The propensity to waste time and money in this town is unending.

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Posted by parent
a resident of Old Palo Alto
on Apr 16, 2013 at 10:10 am

Great news! Last month, I posted the attached on the old thread asking about the status of putting AEDs in our schools. My sister's family is shocked that we don't have even one of these available, where they have had them deployed at all their school sites for years. The athletic trainers are required to carry them with their gear when they are covering any athletic events. These machines DO help to save lives!

>>Posted by parent, a resident of the Old Palo Alto neighborhood, on Mar 15, 2013 at 2:49 pm

What is the status of this program for PAUSD?

My brother-in-law is an athletic trainer at a big high school on the east coast. Just this last week, he was called to a PE class where a student had collapsed and had no heartbeat. With CPR and an AED, he was able to resuscitate the student after an excruciating amount of time. It took another 30 minutes after the medical team arrived to get him stable enough just for transport back to the Children's Hospital. (The student is now stable and undergoing care.)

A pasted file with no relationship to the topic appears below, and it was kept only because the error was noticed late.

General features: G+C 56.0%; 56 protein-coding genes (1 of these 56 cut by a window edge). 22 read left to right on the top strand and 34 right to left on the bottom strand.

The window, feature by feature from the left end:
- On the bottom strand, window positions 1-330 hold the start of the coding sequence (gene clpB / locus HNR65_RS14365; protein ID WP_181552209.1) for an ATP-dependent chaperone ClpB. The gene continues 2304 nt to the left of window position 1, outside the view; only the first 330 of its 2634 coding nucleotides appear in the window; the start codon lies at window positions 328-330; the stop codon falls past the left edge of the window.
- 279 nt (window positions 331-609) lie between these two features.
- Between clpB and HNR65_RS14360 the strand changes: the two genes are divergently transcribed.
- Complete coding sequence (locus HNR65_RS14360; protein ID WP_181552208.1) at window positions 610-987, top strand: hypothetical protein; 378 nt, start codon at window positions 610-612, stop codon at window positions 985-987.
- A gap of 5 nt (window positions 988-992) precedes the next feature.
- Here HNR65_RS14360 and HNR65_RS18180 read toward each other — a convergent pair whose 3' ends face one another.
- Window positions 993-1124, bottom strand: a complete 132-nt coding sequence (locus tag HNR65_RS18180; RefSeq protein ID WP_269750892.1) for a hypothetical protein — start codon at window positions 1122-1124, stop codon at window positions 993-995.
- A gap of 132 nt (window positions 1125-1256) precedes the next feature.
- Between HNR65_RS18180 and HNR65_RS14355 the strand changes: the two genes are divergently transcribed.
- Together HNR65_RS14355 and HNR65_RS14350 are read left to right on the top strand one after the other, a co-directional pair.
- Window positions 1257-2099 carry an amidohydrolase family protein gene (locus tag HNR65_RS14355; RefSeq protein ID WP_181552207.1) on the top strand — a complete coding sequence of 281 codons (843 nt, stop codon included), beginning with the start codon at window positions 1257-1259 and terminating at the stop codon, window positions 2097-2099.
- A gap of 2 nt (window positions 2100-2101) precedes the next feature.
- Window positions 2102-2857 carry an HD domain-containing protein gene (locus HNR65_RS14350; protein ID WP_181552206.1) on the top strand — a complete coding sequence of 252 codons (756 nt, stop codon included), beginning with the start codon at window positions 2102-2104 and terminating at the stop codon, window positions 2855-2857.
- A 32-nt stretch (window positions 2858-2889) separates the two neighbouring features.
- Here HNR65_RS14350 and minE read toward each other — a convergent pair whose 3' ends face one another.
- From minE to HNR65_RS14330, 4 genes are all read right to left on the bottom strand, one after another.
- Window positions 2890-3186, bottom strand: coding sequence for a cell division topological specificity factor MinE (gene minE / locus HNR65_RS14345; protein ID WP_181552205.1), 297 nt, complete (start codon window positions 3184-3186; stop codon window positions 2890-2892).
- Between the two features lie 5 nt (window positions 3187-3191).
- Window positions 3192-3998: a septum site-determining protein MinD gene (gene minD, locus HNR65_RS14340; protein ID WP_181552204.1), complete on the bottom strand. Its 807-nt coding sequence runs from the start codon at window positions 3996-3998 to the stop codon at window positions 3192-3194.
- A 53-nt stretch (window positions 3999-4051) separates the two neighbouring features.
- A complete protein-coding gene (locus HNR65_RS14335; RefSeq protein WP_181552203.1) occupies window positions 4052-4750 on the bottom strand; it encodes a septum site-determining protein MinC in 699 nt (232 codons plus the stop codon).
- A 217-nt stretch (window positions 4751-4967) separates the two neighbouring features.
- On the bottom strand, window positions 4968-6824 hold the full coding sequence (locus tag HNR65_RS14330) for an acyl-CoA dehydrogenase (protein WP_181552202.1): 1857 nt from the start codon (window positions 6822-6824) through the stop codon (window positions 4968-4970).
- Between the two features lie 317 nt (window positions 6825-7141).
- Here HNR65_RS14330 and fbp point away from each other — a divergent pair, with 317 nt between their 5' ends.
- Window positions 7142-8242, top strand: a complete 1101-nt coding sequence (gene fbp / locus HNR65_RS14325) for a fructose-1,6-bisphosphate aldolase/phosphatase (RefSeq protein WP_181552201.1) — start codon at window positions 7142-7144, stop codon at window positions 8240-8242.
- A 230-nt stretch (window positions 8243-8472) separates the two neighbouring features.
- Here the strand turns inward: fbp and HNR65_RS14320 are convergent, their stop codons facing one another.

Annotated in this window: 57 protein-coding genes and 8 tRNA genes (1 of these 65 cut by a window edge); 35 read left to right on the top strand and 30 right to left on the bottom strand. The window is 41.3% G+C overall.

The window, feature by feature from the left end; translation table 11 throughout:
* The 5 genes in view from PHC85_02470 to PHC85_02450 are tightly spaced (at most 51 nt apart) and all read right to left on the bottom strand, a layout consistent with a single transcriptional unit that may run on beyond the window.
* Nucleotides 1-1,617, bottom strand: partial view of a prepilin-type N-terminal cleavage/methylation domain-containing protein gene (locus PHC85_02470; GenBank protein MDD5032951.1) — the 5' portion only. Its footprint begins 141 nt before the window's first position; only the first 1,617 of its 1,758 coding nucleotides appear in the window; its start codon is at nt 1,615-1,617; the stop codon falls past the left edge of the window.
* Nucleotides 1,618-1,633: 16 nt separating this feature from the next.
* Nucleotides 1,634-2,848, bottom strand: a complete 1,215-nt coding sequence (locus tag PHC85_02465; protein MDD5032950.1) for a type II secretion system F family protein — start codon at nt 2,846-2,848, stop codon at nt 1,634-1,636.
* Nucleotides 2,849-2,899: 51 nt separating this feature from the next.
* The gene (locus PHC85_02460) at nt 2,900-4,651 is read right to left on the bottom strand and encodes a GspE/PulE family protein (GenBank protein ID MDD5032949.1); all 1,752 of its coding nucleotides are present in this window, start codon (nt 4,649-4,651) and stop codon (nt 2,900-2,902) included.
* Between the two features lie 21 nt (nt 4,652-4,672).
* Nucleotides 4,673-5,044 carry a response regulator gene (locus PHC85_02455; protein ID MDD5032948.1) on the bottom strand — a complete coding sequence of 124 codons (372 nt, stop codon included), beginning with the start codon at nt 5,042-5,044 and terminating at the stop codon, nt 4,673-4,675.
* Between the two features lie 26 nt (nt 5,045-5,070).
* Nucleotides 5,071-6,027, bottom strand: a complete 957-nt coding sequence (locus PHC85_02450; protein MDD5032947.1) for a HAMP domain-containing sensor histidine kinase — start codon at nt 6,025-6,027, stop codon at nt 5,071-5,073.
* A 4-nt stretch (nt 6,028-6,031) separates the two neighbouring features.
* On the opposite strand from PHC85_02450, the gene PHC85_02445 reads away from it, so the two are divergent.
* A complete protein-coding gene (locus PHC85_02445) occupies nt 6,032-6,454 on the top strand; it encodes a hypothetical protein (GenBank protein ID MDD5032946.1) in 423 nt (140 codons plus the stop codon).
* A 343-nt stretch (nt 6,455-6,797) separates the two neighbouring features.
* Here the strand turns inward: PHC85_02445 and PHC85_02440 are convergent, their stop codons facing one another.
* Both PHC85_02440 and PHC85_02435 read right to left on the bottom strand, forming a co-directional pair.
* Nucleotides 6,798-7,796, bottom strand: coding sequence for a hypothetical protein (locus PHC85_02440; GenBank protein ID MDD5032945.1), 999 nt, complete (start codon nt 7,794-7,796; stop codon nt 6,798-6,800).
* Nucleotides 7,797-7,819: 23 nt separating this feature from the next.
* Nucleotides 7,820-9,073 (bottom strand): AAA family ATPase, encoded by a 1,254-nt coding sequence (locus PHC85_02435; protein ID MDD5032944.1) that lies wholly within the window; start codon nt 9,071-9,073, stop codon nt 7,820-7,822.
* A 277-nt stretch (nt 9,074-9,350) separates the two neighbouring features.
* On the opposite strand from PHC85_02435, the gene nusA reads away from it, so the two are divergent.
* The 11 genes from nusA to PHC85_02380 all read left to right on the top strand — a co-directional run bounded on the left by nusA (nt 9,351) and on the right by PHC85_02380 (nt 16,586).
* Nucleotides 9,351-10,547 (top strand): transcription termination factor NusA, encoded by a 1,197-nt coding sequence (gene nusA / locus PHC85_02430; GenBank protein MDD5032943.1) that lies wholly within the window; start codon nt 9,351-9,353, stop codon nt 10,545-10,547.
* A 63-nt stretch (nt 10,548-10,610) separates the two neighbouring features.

We really should have these sprinkled around the middle/high school campuses. Our campuses are so broken up and sprawling that getting care when and where it's needed is not trivial.

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Posted by Citizen
a resident of Old Palo Alto